street children

Topics: War, Peer review, Jammu and Kashmir Pages: 5 (1221 words) Published: November 30, 2013
International Journal of Child Rights and Research (IJCRR)
About the Journal
IJCRR is an inter-disciplinary forum for child research and aims to publish papers on all aspects relating to child rights and research across geographical boundaries, disciplines, socio-economic-cultural contexts, and applied and basic research. It invites contribution that explores international and inter-disciplinary research committed to increasing understanding of child rights. It welcomes submission that explores the changing nature of child rights in developed and developing countries and socio-economic-cultural contexts and by illuminating the complex, globally articulated risks and possibilities that affect children today, which may include topics such as cultural values, ethics, conflicts, social policy, programme design, supervision, education, training etc.

IJCRR intends to publish papers on theoretical and empirical issues to promote increased awareness and understanding of research on child rights and culture, economics, language, health and social networks. It welcomes inter-interdisciplinary contributions focusing on the study of child rights including sociology, health studies, anthropology, cultural studies, social policy and welfare, history, economics, education, psychology and development studies. The papers on wide range of topics including the following aspects are welcomed:

1. Armed Conflicts
2. Child Labour
3. Children in Conflict with the Law
4. Children with Disability
5. Discrimination
6. Education
7. Health
8. HIV and AIDS
9. Media
10. Poverty and Economics
11. Rights Based Programming
12. Sexual Exploitation
13. Children’s Participation
14. Situation of Migrants/Refugees’ Children
15. Child Abuse and Violence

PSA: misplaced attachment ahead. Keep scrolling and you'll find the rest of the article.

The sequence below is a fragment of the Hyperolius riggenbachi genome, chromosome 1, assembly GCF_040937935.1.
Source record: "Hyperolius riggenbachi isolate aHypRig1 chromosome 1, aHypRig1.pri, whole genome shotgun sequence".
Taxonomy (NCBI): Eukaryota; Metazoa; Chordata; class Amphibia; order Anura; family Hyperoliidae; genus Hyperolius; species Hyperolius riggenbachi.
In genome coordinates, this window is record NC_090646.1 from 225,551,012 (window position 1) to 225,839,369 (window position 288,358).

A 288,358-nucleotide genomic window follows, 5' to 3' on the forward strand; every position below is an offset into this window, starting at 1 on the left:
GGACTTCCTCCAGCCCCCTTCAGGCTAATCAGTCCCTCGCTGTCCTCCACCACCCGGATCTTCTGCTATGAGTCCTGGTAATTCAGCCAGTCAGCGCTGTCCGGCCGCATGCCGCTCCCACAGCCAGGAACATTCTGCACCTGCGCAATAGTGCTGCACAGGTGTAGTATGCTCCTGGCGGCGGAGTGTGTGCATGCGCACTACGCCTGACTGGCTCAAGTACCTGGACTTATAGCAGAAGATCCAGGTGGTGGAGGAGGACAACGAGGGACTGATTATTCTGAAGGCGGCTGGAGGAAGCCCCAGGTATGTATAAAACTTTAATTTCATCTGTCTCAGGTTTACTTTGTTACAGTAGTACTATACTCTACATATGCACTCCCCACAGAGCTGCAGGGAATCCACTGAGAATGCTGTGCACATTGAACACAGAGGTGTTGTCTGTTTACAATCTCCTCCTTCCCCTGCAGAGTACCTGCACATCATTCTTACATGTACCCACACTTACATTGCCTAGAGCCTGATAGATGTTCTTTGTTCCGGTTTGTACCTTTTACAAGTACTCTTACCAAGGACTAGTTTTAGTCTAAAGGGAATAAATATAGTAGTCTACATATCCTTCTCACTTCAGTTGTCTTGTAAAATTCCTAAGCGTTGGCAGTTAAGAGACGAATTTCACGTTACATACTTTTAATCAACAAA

16. Children in Residential Care
17. Children and Family
IJCRR contains book review section for wider dissemination of literatures to researchers and policy makers. The criteria for paper publication in IJCRR are: (a) research and theory should be of a high standard and be communicated in a reader-friendly manner; (b) policy issues should be substantive and addressed objectively; and (c) the work should clearly articulate the implications of the research, thereby clarifying policy problems and (ideally) illustrating solutions. Instructions for Contributors

1. The title page should contain the name(s) and institutional affiliation of the author(s), and their present addresses and e-mail addresses and acknowledgement(s) or credits, if any, followed by an abstract of the paper using not more than 100 words and a maximum of five key words. 2. Papers should not be more than 12000 words or twenty single space A4 pages in length including notes, references, figures and tables. Review articles should normally be between 800 and 1000 words. Authors should specify the exact length of their contribution. 3. The Background (no heading) should clearly state the objective(s) of the paper, give only strictly pertinent references, and not review the subject extensively. The Material, Methodology and Findings, must be presented in logical sequence in the text, with text and illustrations emphasizing only important observations. Authors are encouraged to focus on findings, discussion, implications and recommendations. While the authors' demonstration of knowledge of the literature is very important, it need not be unnecessarily expansive. The space available should be used to `advance' knowledge of the issue or subject. The Discussion should emphasize new and important observations of the study and conclusions therefrom. Do not repeat in detail data from

results. Include implications of the findings and their limitations, and relate observations to other relevant studies. All direct quotations of 25 words or more should be indented, but italiced. 4. Footnotes should be avoided and instead the use of end notes should be adopted. They should appear at the end of the main text, and should not include tables,...

References: b. Articles in edited works: Keen, D. (2000), Incentives and Disincentives for Violence, In M.
c. Books: Minturn, L. and Lambert, W.W. (1964), Mothers of Six Cultures, Wiley: New York.
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